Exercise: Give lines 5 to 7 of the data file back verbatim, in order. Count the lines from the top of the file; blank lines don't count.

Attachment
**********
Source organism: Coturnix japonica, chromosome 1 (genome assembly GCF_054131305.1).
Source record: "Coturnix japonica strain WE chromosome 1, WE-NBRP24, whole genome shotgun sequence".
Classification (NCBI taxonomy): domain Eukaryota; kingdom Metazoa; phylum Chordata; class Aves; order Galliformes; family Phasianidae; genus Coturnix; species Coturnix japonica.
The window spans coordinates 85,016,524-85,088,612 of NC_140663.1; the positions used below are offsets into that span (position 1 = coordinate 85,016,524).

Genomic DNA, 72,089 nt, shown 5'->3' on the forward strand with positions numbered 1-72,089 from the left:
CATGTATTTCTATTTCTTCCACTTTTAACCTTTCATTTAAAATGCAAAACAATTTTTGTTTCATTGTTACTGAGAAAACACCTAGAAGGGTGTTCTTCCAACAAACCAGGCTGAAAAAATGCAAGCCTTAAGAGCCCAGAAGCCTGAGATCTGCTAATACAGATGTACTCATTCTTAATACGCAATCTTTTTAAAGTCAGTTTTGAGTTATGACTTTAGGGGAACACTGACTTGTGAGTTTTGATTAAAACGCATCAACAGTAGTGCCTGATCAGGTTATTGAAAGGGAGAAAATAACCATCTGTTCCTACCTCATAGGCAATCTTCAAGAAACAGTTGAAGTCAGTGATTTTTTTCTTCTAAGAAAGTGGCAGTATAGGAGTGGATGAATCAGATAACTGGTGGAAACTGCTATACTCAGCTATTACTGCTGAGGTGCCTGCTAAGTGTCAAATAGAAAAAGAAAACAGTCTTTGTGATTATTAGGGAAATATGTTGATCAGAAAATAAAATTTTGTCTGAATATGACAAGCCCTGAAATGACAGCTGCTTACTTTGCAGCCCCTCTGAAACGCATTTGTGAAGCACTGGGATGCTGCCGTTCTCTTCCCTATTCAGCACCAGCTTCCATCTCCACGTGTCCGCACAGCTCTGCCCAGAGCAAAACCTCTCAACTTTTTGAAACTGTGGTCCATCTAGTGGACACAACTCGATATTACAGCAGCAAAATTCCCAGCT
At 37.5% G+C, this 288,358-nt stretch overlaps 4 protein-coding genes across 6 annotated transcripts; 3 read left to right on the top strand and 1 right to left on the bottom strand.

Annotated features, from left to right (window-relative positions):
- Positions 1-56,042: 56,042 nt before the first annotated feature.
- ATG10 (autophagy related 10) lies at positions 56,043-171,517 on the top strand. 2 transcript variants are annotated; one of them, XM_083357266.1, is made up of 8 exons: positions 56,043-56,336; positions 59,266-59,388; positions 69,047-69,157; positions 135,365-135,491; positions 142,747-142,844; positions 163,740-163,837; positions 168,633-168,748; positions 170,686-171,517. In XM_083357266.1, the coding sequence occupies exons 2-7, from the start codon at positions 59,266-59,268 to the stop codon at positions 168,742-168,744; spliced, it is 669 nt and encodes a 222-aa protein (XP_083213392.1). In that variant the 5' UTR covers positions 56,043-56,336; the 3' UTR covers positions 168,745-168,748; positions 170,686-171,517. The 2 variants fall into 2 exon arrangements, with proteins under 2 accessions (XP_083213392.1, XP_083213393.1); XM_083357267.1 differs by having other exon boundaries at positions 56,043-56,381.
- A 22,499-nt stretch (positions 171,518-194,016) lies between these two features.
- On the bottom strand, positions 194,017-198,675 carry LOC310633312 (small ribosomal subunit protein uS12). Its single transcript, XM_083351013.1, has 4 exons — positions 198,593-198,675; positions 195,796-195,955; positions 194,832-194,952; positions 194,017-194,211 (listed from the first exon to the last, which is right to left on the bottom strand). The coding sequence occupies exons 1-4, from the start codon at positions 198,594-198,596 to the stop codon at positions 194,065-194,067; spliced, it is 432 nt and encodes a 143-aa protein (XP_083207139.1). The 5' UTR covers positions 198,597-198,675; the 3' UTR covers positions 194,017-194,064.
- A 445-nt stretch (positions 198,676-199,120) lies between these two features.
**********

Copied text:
Genomic DNA, 72,089 nt, shown 5'->3' on the forward strand with positions numbered 1-72,089 from the left:
CATGTATTTCTATTTCTTCCACTTTTAACCTTTCATTTAAAATGCAAAACAATTTTTGTTTCATTGTTACTGAGAAAACACCTAGAAGGGTGTTCTTCCAACAAACCAGGCTGAAAAAATGCAAGCCTTAAGAGCCCAGAAGCCTGAGATCTGCTAATACAGATGTACTCATTCTTAATACGCAATCTTTTTAAAGTCAGTTTTGAGTTATGACTTTAGGGGAACACTGACTTGTGAGTTTTGATTAAAACGCATCAACAGTAGTGCCTGATCAGGTTATTGAAAGGGAGAAAATAACCATCTGTTCCTACCTCATAGGCAATCTTCAAGAAACAGTTGAAGTCAGTGATTTTTTTCTTCTAAGAAAGTGGCAGTATAGGAGTGGATGAATCAGATAACTGGTGGAAACTGCTATACTCAGCTATTACTGCTGAGGTGCCTGCTAAGTGTCAAATAGAAAAAGAAAACAGTCTTTGTGATTATTAGGGAAATATGTTGATCAGAAAATAAAATTTTGTCTGAATATGACAAGCCCTGAAATGACAGCTGCTTACTTTGCAGCCCCTCTGAAACGCATTTGTGAAGCACTGGGATGCTGCCGTTCTCTTCCCTATTCAGCACCAGCTTCCATCTCCACGTGTCCGCACAGCTCTGCCCAGAGCAAAACCTCTCAACTTTTTGAAACTGTGGTCCATCTAGTGGACACAACTCGATATTACAGCAGCAAAATTCCCAGCT
At 37.5% G+C, this 288,358-nt stretch overlaps 4 protein-coding genes across 6 annotated transcripts; 3 read left to right on the top strand and 1 right to left on the bottom strand.